11. Yes, the book made no sense to me. But, I believe more than winning or losing, it is about personal taste. Creativity is so subjective that what I dislike may be liked by others.


  12. I didn't read God of Small Things because so many people told me not to bother! I agree with your analysis and there are some lovely examples in the comments that outline what I had in mind!!


  13. Very good points on why winners need not be the best always.
    Sometimes those who are choosing the winners, for them they are the best, sadly the rest don't agree.


  14. I liked the plot but half the book was unnecessary words. I felt that way.

    Yes, what others think of us would not matter unless we accept their line of thoughts πŸ™‚

    Glad that you liked the post πŸ™‚


  15. Thank you πŸ™‚

    This was something that I did not know, and it clearly brings out the theme of the post. Just because we dont win, doesnt't mean we are at the other extreme.


  16. Yes, There is always a bias. And there is no impartial medium to judge people. And then comes opinion.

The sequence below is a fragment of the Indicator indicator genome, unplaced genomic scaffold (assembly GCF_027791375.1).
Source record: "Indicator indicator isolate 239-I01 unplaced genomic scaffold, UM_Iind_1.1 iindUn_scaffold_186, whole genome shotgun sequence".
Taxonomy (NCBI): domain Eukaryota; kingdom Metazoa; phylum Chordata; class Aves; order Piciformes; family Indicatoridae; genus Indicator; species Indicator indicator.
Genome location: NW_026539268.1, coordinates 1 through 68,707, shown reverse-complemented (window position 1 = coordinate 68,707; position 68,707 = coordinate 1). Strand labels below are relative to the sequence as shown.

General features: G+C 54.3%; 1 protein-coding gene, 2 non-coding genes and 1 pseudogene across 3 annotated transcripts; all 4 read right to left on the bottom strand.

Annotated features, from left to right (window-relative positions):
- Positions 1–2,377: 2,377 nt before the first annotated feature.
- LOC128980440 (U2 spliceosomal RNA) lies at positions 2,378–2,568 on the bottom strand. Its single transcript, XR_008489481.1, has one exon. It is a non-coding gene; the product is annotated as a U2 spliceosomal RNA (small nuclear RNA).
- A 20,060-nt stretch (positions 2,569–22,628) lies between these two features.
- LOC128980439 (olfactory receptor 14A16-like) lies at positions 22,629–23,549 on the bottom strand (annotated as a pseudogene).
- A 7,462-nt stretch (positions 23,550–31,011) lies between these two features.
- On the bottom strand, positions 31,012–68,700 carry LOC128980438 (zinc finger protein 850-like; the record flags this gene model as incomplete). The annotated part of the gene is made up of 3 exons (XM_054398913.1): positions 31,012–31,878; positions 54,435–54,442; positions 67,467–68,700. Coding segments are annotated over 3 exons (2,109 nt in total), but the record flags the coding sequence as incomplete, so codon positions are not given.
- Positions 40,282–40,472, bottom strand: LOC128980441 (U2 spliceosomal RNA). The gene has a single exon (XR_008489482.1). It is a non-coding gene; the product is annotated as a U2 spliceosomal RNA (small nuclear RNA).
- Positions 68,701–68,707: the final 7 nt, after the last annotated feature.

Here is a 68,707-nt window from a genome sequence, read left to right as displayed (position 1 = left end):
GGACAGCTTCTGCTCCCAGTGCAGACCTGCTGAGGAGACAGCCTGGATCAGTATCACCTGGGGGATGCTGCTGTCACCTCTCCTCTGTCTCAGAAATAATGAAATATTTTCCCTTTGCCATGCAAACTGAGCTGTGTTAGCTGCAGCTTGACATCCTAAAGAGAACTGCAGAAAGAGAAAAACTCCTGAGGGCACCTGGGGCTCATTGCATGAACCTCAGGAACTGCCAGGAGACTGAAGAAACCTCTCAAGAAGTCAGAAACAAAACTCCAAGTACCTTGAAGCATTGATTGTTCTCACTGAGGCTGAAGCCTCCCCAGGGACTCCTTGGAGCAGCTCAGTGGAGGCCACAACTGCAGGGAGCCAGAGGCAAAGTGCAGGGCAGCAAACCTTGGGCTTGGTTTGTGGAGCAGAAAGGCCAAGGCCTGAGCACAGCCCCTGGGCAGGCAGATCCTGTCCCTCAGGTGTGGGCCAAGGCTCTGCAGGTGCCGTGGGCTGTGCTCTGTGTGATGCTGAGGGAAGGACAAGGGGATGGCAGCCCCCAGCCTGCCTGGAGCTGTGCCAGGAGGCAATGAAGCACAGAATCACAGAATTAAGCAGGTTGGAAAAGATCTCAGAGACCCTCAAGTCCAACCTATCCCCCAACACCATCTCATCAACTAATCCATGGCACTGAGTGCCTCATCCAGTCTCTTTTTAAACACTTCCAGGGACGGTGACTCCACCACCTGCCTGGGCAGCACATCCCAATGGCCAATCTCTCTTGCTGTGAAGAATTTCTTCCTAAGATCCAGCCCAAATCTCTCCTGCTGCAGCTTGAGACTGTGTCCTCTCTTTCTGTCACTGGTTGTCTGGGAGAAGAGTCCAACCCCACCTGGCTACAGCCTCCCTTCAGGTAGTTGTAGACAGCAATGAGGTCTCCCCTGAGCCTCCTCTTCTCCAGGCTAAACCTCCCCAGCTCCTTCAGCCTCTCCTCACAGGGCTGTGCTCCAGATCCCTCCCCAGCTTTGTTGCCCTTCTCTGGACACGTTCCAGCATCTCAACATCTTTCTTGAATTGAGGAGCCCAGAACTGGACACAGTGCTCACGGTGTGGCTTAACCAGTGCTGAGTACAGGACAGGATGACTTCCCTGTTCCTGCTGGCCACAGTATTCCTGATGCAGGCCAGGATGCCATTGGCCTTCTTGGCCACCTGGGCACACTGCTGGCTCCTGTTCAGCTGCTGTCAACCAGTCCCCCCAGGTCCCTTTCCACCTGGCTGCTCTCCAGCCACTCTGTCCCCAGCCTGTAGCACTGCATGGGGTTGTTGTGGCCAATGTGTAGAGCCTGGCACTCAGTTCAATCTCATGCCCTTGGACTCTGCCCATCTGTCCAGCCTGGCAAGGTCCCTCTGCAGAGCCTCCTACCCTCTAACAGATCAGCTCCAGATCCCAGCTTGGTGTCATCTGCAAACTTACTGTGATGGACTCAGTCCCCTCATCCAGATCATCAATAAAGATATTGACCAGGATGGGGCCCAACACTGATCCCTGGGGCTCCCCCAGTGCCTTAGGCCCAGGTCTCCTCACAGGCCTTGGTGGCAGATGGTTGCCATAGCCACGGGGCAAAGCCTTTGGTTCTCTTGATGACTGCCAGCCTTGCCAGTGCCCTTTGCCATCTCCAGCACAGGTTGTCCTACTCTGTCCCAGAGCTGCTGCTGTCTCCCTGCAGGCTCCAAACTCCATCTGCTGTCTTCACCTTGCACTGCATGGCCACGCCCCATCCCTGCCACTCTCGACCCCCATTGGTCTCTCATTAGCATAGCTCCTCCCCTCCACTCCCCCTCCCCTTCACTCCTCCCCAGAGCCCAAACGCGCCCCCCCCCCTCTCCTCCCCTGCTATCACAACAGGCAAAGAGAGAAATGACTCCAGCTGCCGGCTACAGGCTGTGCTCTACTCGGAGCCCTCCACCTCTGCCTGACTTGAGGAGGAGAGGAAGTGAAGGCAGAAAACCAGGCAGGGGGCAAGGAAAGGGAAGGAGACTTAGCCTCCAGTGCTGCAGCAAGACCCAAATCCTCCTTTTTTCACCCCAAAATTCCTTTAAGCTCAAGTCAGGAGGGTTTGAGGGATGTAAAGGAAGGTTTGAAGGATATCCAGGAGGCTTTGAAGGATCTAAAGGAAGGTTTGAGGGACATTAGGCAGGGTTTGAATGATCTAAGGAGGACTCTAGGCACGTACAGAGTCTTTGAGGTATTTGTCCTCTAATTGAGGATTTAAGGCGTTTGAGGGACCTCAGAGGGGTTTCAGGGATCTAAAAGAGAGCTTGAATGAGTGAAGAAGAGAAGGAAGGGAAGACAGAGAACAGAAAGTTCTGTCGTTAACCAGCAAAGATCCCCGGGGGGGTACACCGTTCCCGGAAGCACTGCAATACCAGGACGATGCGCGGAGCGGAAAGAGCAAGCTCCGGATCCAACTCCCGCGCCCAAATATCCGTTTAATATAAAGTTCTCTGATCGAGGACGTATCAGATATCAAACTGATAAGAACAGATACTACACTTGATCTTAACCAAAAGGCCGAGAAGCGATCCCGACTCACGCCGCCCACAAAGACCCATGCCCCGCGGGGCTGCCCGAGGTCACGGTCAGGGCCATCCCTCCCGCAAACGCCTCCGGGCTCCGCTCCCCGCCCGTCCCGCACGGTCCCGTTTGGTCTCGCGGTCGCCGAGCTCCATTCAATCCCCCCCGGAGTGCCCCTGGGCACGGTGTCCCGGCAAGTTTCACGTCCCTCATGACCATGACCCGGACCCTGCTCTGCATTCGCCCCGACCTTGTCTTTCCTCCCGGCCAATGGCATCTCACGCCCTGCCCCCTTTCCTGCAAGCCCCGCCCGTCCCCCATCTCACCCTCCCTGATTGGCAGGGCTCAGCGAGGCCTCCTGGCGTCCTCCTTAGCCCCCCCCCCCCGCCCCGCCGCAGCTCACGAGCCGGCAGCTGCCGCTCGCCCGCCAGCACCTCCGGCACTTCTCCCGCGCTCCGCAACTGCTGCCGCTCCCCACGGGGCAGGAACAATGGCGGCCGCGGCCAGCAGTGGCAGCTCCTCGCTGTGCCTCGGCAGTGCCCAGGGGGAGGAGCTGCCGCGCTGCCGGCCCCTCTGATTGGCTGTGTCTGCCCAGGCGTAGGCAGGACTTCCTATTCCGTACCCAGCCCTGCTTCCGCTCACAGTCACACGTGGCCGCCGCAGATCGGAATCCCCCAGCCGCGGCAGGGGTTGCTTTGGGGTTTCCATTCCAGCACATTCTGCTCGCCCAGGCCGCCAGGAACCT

True that. I felt that half the book was full of unnecessary words.


  17. Yes, In fact most of my friends loved the book. Perhaps I missed out on what they had found while reading the book. I did not feel it was bad, I just did not like it.

    Wonderful words there, we need to learn to move on, as there is an equally good life outside!


  18. Nice thoughts, its akin to saying, enjoy the journey more than the destination. There is a lot to learn in the process. Winning is important, as it gives a level of confidence to say we are in the race.


  19. Totally agree with you.
    Winning is a very personal thing; the world may not acknowledge us but still we might be in our eyes.
    That is my spirit- not give up & try. I win even if I don't win awards! πŸ™‚


  20. Agree with you on this. For me, winners are decided by one's talents and the external environment. If I am most talented among others, but the external environment is not favorable – I dont win. If I am comparatively less talented but the external environment favors me – I win. To an extent, competition in India should be blamed for this. Either you are the best or among the rest. We dont win the Silver, we lose the Gold..